Here are the latest developments in the war in Ukraine:

- Ukraine forces driven from central Severodonetsk -

The governor of the eastern Lugansk, Sergiy Gaiday, says Ukraine's forces have been driven from the centre of the key eastern city of Severodonetsk, after a weeks-long Russian offensive.

Ukrainian President Volodymyr Zelensky says his forces are fighting for "literally every meter" of the industrial hub.

Gaiday says that the Russians have destroyed a second bridge into the city on the Donets river and that the Azot chemical plant, where hundreds of civilians are taking shelter, is being heavily shelled.

Moscow-backed separatist forces say the city is "blocked" and call on Ukrainian troops to "surrender or die."

- More bodies in Bucha -

Ukrainian police say another seven bodies, several with their hands and legs tied, have been found in a grave near Bucha, the Kyiv suburb that has become synonymous with allegations of Russian war crimes.

Regional police chief Andriy Nebytov claims the seven found near the village of Myrotske, about 10 kilometres (six miles) northwest of Bucha, "were tortured by the Russians then executed in a cowardly manner with a bullet to the head".

The bodies of dozens of civilians were found lying on the street, in basements and buried in mass graves in Bucha after Russian troops pulled out of the area in late March.

- Baltic states could be next, says ex-PM -

One of Russian President Vladimir Putin's former prime ministers warns that the war could last up to two years and tells AFP it is imperative that Ukraine wins.

"If Ukraine falls, the Baltic states will be next," says Mikhail Kasyanov, who was Putin's first prime minister before being sacked in 2004 and is now one of the Kremlin's chief critics.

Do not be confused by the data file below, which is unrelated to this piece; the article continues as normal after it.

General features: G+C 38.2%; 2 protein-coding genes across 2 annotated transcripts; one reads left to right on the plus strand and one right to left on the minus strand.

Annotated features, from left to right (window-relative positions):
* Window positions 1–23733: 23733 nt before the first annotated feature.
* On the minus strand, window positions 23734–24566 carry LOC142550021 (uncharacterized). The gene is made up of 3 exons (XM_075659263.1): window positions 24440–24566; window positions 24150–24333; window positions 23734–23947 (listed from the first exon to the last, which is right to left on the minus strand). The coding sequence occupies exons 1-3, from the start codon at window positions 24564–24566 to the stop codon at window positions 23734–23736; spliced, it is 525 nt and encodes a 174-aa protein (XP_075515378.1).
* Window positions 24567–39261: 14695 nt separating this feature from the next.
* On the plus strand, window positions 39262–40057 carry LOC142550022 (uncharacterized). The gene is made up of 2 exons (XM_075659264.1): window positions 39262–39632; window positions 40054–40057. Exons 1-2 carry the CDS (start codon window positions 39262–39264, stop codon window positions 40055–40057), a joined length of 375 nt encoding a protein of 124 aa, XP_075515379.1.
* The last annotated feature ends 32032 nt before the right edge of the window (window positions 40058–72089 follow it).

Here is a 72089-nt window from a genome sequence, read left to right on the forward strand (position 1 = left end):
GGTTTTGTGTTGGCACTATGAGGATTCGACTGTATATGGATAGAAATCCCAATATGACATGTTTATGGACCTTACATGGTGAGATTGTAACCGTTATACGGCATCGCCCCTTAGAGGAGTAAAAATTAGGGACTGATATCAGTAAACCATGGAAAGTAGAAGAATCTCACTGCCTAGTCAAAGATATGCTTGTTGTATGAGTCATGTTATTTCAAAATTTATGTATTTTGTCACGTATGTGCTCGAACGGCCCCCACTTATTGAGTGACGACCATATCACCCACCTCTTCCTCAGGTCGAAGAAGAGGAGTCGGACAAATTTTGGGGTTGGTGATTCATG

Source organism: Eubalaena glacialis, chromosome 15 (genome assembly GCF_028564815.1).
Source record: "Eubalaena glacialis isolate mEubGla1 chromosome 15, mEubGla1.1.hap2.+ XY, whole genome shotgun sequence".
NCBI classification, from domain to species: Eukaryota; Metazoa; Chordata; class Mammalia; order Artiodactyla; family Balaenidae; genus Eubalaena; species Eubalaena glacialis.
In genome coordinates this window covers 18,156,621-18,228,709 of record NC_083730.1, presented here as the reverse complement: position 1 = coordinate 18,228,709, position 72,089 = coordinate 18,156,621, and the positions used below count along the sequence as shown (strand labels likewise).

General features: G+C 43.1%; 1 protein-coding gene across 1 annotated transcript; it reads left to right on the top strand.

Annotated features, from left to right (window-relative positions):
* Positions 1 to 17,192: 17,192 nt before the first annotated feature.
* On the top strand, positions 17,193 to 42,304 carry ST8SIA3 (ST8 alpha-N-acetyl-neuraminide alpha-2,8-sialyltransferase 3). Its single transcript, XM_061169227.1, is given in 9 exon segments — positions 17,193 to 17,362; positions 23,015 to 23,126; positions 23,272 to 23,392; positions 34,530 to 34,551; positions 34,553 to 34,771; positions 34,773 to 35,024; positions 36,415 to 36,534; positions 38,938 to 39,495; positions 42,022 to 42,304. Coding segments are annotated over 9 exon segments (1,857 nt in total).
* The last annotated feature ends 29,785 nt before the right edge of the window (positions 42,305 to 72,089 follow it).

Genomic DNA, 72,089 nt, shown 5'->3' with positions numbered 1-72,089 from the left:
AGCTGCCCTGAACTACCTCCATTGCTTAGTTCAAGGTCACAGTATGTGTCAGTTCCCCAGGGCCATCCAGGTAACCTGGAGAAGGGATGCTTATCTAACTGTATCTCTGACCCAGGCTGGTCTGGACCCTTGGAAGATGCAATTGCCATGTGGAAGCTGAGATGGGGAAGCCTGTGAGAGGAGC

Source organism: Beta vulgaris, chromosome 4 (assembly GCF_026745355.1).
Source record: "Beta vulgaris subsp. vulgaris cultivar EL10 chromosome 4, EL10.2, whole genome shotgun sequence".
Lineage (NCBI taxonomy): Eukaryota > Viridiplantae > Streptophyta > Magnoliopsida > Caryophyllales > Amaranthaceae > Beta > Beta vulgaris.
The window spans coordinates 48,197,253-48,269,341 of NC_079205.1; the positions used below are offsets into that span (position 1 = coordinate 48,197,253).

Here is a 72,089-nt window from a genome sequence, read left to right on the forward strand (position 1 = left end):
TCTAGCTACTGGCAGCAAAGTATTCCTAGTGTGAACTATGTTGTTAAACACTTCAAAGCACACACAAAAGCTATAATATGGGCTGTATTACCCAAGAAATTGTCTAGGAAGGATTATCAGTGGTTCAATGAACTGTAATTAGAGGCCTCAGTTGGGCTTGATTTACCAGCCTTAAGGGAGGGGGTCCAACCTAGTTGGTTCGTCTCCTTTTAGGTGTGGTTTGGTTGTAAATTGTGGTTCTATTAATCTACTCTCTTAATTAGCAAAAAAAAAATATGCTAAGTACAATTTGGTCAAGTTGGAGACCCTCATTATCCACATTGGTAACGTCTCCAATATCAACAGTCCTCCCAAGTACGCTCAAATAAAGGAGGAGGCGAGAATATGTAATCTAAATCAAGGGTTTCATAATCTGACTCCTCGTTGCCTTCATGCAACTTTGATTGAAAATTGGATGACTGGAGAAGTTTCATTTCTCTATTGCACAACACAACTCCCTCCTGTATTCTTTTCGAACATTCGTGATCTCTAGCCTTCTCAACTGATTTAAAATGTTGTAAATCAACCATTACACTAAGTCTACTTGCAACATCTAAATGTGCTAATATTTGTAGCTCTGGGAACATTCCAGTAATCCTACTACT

Kasyanov, who has left Russia, disagrees with French President Emmanuel Macron's suggestion that Putin should not be humiliated and also rejects calls for Ukraine to cede territory to end the war.

"I believe this is wrong and hope that the West won't go down that path," he says.

- 'Shocking' use of cluster bombs: Amnesty -

Amnesty International accuses Russia of the repeated use of cluster bombs in attacks on residential neighbourhoods of Ukraine's second city, Kharkiv.

The London-based NGO says it has uncovered proof of the use of 9N210 and 9N235 cluster bombs and scatterable land mines, all of which are banned under international conventions.

"The repeated use of widely banned cluster munitions is shocking, and a further indication of utter disregard for civilian lives," Donatella Rovera, Amnesty International's Senior Crisis Response Adviser, says.

- Russian oil revenues soar -

A report shows Russia's revenues from exports of oil and gas reaching record highs during the first 100 days of the war, with Moscow taking in 93 billion euros ($98 billion), most of it from European Union customers.

The report from the independent, Finland-based Centre for Research on Energy and Clean Air (CREA) shows the top clients for Russian oil, gas and coal being China with 12.6 billion euros, followed by Germany (12.1 billion euros) and Italy (7.8 billion euros).

The EU last month agreed to halt most Russian oil imports but an embargo on Russian gas is not on the cards at present.

- Long queues for Russian 'McDonald's' -

Long queues form outside a former McDonald's restaurant in central Moscow that reopened Sunday a month after the US fast-food giant pulled out of Russia.

Russia's answer to McDonald's is called "Vkusno i tochka" ("Delicious. Full Stop"). A new logo depicting a burger and two fries has replaced McDonald's iconic Golden Arches.

The queues at the restaurant on Pushkin Square draw comparisons with the excitement generated by the opening of the first McDonald's in Russia in January 1990, which was hailed as a sign of Soviet detente with the West.

Fifty more of the burger joints are to be opened on Monday, the chain's management says.